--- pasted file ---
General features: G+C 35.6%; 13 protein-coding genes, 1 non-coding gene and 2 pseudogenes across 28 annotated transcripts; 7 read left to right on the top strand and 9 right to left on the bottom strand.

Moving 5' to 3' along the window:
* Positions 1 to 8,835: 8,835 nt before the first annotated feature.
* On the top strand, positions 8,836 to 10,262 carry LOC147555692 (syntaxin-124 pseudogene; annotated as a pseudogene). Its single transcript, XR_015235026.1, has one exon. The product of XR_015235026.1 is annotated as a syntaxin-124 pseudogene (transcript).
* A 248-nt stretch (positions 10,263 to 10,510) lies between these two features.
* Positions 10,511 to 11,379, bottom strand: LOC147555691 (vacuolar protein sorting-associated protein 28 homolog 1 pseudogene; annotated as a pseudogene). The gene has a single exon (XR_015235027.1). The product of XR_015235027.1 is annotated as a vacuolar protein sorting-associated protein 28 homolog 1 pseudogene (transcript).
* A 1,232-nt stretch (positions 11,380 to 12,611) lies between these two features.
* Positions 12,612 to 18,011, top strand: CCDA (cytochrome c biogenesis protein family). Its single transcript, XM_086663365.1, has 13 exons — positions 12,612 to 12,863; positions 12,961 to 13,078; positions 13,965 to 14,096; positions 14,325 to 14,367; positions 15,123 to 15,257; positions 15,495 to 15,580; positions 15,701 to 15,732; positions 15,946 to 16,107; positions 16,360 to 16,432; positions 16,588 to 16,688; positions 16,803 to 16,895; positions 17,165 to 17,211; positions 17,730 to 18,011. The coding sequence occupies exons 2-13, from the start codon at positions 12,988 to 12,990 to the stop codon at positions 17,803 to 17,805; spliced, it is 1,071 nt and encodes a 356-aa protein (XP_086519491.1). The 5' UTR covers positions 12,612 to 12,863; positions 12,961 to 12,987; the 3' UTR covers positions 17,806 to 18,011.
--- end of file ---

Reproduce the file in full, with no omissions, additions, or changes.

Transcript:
General features: G+C 35.6%; 13 protein-coding genes, 1 non-coding gene and 2 pseudogenes across 28 annotated transcripts; 7 read left to right on the top strand and 9 right to left on the bottom strand.

Moving 5' to 3' along the window:
* Positions 1 to 8,835: 8,835 nt before the first annotated feature.
* On the top strand, positions 8,836 to 10,262 carry LOC147555692 (syntaxin-124 pseudogene; annotated as a pseudogene). Its single transcript, XR_015235026.1, has one exon. The product of XR_015235026.1 is annotated as a syntaxin-124 pseudogene (transcript).
* A 248-nt stretch (positions 10,263 to 10,510) lies between these two features.
* Positions 10,511 to 11,379, bottom strand: LOC147555691 (vacuolar protein sorting-associated protein 28 homolog 1 pseudogene; annotated as a pseudogene). The gene has a single exon (XR_015235027.1). The product of XR_015235027.1 is annotated as a vacuolar protein sorting-associated protein 28 homolog 1 pseudogene (transcript).
* A 1,232-nt stretch (positions 11,380 to 12,611) lies between these two features.
* Positions 12,612 to 18,011, top strand: CCDA (cytochrome c biogenesis protein family). Its single transcript, XM_086663365.1, has 13 exons — positions 12,612 to 12,863; positions 12,961 to 13,078; positions 13,965 to 14,096; positions 14,325 to 14,367; positions 15,123 to 15,257; positions 15,495 to 15,580; positions 15,701 to 15,732; positions 15,946 to 16,107; positions 16,360 to 16,432; positions 16,588 to 16,688; positions 16,803 to 16,895; positions 17,165 to 17,211; positions 17,730 to 18,011. The coding sequence occupies exons 2-13, from the start codon at positions 12,988 to 12,990 to the stop codon at positions 17,803 to 17,805; spliced, it is 1,071 nt and encodes a 356-aa protein (XP_086519491.1). The 5' UTR covers positions 12,612 to 12,863; positions 12,961 to 12,987; the 3' UTR covers positions 17,806 to 18,011.